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J Am Coll Cardiol. 2017 Jul 11;70(2):123-132. doi: 10.1016/j.jacc.2017.05.024. Epub 2017 Jun 22.

Knowledge, Attitudes, and Beliefs Regarding Cardiovascular Disease in Women: The Women's Heart Alliance.

Author information

1
Barbra Streisand Women's Heart Center, Cedars-Sinai Heart Institute, Los Angeles, California. Electronic address: merz@cshs.org.
2
Ronald O. Perelman Heart Institute, New York Presbyterian Hospital, New York, New York.
3
GMMB-GfK (Greer, Margolis, Mitchell, Burns-Gesellschaft für Konsumforschung), Washington, DC.
4
St. Vincent Hospital, Indianapolis, Indiana.
5
Society of Women's Health Research, Washington, DC.
6
WomenHeart, Washington, DC.
7
Linda Joy Pollin Women's Heart Health Program, Los Angeles, California.
8
Association of Black Cardiologists, Washington, DC.
9
American Heart Association, Dallas, Texas.
10
Food and Drug Administration Office of Women's Health, Bethesda, Maryland.
11
University of California, San Francisco, California.
12
Wellesley College, Wellesley, Massachusetts.
13
Women's Heart Alliance, Washington, DC.

Abstract

BACKGROUND:

Cardiovascular disease (CVD) is the number 1 killer of women in the United States, yet few younger women are aware of this fact. CVD campaigns focus little attention on physicians and their roles in assessing risk.

OBJECTIVES:

In 2014, the Women's Heart Alliance (WHA) conducted a nationwide survey to determine barriers and opportunities for women and physicians with regard to CVD.

METHODS:

From September 18 to 26, 2014, a total of 1,011 U.S. women (age 25 to 60 years) were interviewed using the GfK ("Gesellschaft für Konsumforschung" Knowledge Panel). From May 6 to 12, 2014, the e-Rewards Inc. Physician and Healthcare Professional Panel surveyed 200 primary care physicians (PCPs) and 100 cardiologists.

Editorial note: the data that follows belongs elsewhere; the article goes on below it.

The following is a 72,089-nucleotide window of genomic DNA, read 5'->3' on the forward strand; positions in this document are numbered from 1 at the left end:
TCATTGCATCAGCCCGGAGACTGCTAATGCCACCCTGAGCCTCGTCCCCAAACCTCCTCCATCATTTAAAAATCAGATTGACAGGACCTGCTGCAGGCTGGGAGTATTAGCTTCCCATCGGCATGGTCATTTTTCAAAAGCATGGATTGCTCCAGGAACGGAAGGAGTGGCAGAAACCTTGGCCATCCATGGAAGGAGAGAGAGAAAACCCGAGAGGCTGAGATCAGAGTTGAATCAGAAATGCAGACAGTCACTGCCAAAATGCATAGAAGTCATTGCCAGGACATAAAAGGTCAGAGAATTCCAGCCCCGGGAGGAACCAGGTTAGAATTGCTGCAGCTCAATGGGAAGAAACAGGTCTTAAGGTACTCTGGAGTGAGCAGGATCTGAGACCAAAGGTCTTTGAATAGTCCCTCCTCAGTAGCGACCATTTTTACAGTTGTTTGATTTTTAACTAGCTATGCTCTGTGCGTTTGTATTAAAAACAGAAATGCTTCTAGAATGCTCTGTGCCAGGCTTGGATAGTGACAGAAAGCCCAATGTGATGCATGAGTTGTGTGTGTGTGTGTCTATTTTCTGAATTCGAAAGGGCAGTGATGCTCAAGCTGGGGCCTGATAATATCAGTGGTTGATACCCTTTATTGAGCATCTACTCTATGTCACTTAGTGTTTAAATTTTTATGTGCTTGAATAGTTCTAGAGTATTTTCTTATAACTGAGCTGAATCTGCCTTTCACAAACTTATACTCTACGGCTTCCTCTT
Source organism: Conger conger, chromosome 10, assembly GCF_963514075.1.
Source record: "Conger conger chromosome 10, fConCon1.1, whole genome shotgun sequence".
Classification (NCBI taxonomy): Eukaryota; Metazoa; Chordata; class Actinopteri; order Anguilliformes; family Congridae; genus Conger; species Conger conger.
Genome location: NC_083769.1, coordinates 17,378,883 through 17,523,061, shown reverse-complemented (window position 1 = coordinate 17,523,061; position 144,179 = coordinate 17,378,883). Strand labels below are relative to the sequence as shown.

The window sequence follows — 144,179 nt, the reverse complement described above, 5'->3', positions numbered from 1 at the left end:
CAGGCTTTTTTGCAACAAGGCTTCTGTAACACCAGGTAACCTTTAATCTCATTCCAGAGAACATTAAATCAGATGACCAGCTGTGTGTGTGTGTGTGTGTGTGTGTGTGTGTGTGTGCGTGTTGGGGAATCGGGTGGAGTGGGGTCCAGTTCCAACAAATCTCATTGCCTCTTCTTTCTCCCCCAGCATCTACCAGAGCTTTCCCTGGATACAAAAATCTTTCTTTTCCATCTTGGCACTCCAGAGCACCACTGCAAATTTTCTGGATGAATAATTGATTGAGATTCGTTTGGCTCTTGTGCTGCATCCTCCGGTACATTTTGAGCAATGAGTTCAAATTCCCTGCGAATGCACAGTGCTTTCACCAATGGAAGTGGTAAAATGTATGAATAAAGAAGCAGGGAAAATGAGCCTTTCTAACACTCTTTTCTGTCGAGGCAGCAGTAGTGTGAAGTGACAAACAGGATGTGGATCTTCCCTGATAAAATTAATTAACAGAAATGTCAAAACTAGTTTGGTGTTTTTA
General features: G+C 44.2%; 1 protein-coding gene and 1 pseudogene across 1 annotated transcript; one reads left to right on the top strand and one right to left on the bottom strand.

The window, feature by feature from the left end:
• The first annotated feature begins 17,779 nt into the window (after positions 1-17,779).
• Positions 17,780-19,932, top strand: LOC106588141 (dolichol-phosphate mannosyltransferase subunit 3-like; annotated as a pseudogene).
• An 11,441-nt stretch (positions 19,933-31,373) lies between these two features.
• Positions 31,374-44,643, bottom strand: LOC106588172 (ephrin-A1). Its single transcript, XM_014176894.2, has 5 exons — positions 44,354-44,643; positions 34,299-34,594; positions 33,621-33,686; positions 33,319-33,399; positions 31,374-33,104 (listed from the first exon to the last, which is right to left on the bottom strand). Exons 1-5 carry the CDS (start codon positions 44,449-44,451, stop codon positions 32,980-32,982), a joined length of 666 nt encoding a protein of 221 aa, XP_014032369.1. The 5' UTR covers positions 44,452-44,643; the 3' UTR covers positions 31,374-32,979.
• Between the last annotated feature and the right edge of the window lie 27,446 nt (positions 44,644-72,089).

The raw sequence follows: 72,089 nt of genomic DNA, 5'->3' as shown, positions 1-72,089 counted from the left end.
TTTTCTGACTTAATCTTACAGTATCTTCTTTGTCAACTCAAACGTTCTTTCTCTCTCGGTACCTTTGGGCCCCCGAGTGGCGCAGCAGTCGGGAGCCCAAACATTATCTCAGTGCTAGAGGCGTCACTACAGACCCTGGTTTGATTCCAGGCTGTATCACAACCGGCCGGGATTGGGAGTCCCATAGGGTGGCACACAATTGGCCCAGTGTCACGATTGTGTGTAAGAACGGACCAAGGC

RESULTS:

Overall, 45% of women were unaware that CVD is the number 1 killer of women; only 11% knew a woman who died from CVD. Overall, 45% of women reported it was common to cancel or postpone a physician appointment until losing weight. CVD was rated as the top concern by only 39% of PCPs, after weight and breast health. Only 22% of PCPs and 42% of cardiologists (p = 0.0477) felt extremely well prepared to assess CVD risk in women, while 42% and 40% felt well-prepared (p = NS), respectively. Few comprehensively implemented guidelines.

CONCLUSIONS:

CVD was rated as the top concern less frequently than weight issues by both women and physicians. Social stigma particularly regarding body weight appeared to be a barrier. Physicians reported limited training and use of guideline assessment, whereas most supported a campaign and improved physician education. Campaigns should make CVD "real" to U.S. women, countering stereotypes with facts and validated assessments. Both community women and physicians endorsed investment in women's CVD research and physician education.

KEYWORDS:

cardiovascular disease; prevention; women

PMID:
28648386
DOI:
10.1016/j.jacc.2017.05.024
[Indexed for MEDLINE]
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